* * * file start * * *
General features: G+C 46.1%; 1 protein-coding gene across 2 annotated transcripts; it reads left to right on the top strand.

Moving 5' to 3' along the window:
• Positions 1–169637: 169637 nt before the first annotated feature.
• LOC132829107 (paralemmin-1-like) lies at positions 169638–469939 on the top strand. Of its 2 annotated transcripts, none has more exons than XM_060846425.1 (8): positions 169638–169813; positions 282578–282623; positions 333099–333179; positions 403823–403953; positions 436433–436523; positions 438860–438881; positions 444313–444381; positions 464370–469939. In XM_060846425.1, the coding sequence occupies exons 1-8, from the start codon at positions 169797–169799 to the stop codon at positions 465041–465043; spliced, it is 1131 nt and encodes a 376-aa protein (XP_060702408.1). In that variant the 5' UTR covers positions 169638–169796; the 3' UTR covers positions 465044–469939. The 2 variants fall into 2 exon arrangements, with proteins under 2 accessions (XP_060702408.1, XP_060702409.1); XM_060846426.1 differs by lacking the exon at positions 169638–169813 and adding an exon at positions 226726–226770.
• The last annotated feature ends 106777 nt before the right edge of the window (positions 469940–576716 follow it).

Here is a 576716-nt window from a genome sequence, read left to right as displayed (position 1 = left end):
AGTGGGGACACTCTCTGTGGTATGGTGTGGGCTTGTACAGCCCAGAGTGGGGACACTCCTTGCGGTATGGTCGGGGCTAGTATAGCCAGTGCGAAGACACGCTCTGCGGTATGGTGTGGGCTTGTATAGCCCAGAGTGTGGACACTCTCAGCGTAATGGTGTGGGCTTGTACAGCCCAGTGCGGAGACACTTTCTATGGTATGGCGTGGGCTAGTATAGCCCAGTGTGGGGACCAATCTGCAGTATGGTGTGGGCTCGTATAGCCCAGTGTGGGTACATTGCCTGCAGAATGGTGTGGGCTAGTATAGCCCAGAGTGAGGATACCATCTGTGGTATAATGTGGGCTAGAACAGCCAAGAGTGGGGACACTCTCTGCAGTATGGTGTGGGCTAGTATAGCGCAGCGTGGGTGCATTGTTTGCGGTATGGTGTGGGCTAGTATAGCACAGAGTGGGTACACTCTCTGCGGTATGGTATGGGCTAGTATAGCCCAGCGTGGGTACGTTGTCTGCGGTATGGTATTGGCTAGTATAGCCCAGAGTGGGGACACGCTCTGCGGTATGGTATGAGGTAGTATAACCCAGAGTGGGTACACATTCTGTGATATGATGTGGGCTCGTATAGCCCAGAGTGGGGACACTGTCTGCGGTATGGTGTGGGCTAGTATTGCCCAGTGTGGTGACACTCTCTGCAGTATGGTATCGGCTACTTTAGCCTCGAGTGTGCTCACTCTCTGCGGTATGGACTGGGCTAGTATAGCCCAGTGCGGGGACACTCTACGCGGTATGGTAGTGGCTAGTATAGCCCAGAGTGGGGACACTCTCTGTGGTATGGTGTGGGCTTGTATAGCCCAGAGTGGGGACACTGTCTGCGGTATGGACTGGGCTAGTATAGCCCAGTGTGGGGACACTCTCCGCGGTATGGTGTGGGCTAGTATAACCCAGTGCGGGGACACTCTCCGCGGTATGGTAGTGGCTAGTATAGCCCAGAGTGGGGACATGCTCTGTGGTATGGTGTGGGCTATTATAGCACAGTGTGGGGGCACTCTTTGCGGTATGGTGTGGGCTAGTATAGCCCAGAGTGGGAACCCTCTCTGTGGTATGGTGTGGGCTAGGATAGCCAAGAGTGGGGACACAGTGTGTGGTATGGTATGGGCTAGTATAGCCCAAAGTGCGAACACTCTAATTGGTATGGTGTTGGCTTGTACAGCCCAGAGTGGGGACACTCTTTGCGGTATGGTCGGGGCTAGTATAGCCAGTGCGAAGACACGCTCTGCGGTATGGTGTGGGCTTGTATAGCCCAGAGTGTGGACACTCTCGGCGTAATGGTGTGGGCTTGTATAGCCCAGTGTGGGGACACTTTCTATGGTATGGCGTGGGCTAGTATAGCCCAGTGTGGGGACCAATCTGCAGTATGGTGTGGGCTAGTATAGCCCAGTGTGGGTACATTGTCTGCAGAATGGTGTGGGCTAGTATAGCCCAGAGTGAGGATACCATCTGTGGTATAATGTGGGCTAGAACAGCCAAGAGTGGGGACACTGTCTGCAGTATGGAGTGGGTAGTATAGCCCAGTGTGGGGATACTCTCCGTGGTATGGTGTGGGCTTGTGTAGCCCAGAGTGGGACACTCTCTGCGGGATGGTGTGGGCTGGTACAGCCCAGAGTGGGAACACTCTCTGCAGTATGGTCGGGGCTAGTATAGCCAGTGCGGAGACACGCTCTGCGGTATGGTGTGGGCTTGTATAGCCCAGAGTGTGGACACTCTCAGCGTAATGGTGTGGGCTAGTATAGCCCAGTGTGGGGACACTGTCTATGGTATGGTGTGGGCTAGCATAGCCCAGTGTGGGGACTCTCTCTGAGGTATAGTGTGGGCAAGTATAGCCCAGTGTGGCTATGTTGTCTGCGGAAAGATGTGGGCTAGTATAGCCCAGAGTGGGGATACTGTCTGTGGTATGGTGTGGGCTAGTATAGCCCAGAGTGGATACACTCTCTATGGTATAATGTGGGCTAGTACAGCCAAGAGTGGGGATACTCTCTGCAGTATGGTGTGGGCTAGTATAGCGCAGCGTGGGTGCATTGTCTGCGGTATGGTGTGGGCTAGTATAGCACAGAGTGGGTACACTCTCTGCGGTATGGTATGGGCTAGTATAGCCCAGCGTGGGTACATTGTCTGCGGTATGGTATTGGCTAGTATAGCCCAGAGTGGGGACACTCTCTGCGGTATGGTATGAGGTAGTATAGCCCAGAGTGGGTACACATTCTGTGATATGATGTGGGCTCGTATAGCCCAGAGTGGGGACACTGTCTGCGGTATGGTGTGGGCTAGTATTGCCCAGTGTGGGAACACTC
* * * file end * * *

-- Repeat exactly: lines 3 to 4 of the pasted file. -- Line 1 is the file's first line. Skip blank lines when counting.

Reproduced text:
• Positions 1–169637: 169637 nt before the first annotated feature.
• LOC132829107 (paralemmin-1-like) lies at positions 169638–469939 on the top strand. Of its 2 annotated transcripts, none has more exons than XM_060846425.1 (8): positions 169638–169813; positions 282578–282623; positions 333099–333179; positions 403823–403953; positions 436433–436523; positions 438860–438881; positions 444313–444381; positions 464370–469939. In XM_060846425.1, the coding sequence occupies exons 1-8, from the start codon at positions 169797–169799 to the stop codon at positions 465041–465043; spliced, it is 1131 nt and encodes a 376-aa protein (XP_060702408.1). In that variant the 5' UTR covers positions 169638–169796; the 3' UTR covers positions 465044–469939. The 2 variants fall into 2 exon arrangements, with proteins under 2 accessions (XP_060702408.1, XP_060702409.1); XM_060846426.1 differs by lacking the exon at positions 169638–169813 and adding an exon at positions 226726–226770.